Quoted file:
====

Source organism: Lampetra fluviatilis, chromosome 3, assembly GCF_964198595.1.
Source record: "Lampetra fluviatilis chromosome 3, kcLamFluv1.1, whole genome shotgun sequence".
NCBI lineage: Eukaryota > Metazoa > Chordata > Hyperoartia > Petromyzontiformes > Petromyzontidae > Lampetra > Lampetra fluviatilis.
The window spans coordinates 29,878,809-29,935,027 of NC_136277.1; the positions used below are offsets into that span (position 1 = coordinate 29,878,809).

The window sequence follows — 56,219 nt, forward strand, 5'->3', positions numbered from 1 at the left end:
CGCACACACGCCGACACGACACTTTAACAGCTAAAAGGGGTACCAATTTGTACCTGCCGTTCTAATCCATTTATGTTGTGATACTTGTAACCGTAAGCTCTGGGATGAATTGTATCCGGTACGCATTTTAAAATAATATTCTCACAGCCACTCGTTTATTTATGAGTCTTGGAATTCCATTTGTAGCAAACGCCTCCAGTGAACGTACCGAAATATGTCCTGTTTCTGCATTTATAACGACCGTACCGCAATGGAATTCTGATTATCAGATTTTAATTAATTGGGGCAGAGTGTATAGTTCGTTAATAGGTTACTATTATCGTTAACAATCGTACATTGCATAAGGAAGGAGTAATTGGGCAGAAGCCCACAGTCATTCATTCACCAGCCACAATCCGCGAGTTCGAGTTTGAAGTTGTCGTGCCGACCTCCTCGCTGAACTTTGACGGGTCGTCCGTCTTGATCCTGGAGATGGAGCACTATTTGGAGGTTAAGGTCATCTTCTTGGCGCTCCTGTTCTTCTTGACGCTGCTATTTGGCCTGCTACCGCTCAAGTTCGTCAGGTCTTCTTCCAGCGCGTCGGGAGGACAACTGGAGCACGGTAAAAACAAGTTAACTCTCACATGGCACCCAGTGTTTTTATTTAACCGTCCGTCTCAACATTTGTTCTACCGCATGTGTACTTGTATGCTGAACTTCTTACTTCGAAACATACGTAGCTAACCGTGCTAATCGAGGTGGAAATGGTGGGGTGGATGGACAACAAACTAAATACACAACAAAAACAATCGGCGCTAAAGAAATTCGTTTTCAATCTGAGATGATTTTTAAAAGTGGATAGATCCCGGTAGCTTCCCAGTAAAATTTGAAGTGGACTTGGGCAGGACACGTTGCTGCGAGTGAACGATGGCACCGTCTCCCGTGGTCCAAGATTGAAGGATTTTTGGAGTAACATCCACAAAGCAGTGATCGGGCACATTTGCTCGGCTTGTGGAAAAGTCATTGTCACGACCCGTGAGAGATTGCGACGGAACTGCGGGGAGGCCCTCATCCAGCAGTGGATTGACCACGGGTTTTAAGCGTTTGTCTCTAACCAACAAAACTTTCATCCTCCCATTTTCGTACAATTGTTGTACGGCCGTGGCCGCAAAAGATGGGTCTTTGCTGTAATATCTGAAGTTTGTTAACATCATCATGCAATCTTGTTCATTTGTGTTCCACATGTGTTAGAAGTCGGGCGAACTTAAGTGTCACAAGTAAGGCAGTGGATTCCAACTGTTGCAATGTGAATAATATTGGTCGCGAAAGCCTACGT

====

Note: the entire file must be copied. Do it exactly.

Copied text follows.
Source organism: Lampetra fluviatilis, chromosome 3, assembly GCF_964198595.1.
Source record: "Lampetra fluviatilis chromosome 3, kcLamFluv1.1, whole genome shotgun sequence".
NCBI lineage: Eukaryota > Metazoa > Chordata > Hyperoartia > Petromyzontiformes > Petromyzontidae > Lampetra > Lampetra fluviatilis.
The window spans coordinates 29,878,809-29,935,027 of NC_136277.1; the positions used below are offsets into that span (position 1 = coordinate 29,878,809).

The window sequence follows — 56,219 nt, forward strand, 5'->3', positions numbered from 1 at the left end:
CGCACACACGCCGACACGACACTTTAACAGCTAAAAGGGGTACCAATTTGTACCTGCCGTTCTAATCCATTTATGTTGTGATACTTGTAACCGTAAGCTCTGGGATGAATTGTATCCGGTACGCATTTTAAAATAATATTCTCACAGCCACTCGTTTATTTATGAGTCTTGGAATTCCATTTGTAGCAAACGCCTCCAGTGAACGTACCGAAATATGTCCTGTTTCTGCATTTATAACGACCGTACCGCAATGGAATTCTGATTATCAGATTTTAATTAATTGGGGCAGAGTGTATAGTTCGTTAATAGGTTACTATTATCGTTAACAATCGTACATTGCATAAGGAAGGAGTAATTGGGCAGAAGCCCACAGTCATTCATTCACCAGCCACAATCCGCGAGTTCGAGTTTGAAGTTGTCGTGCCGACCTCCTCGCTGAACTTTGACGGGTCGTCCGTCTTGATCCTGGAGATGGAGCACTATTTGGAGGTTAAGGTCATCTTCTTGGCGCTCCTGTTCTTCTTGACGCTGCTATTTGGCCTGCTACCGCTCAAGTTCGTCAGGTCTTCTTCCAGCGCGTCGGGAGGACAACTGGAGCACGGTAAAAACAAGTTAACTCTCACATGGCACCCAGTGTTTTTATTTAACCGTCCGTCTCAACATTTGTTCTACCGCATGTGTACTTGTATGCTGAACTTCTTACTTCGAAACATACGTAGCTAACCGTGCTAATCGAGGTGGAAATGGTGGGGTGGATGGACAACAAACTAAATACACAACAAAAACAATCGGCGCTAAAGAAATTCGTTTTCAATCTGAGATGATTTTTAAAAGTGGATAGATCCCGGTAGCTTCCCAGTAAAATTTGAAGTGGACTTGGGCAGGACACGTTGCTGCGAGTGAACGATGGCACCGTCTCCCGTGGTCCAAGATTGAAGGATTTTTGGAGTAACATCCACAAAGCAGTGATCGGGCACATTTGCTCGGCTTGTGGAAAAGTCATTGTCACGACCCGTGAGAGATTGCGACGGAACTGCGGGGAGGCCCTCATCCAGCAGTGGATTGACCACGGGTTTTAAGCGTTTGTCTCTAACCAACAAAACTTTCATCCTCCCATTTTCGTACAATTGTTGTACGGCCGTGGCCGCAAAAGATGGGTCTTTGCTGTAATATCTGAAGTTTGTTAACATCATCATGCAATCTTGTTCATTTGTGTTCCACATGTGTTAGAAGTCGGGCGAACTTAAGTGTCACAAGTAAGGCAGTGGATTCCAACTGTTGCAATGTGAATAATATTGGTCGCGAAAGCCTACGT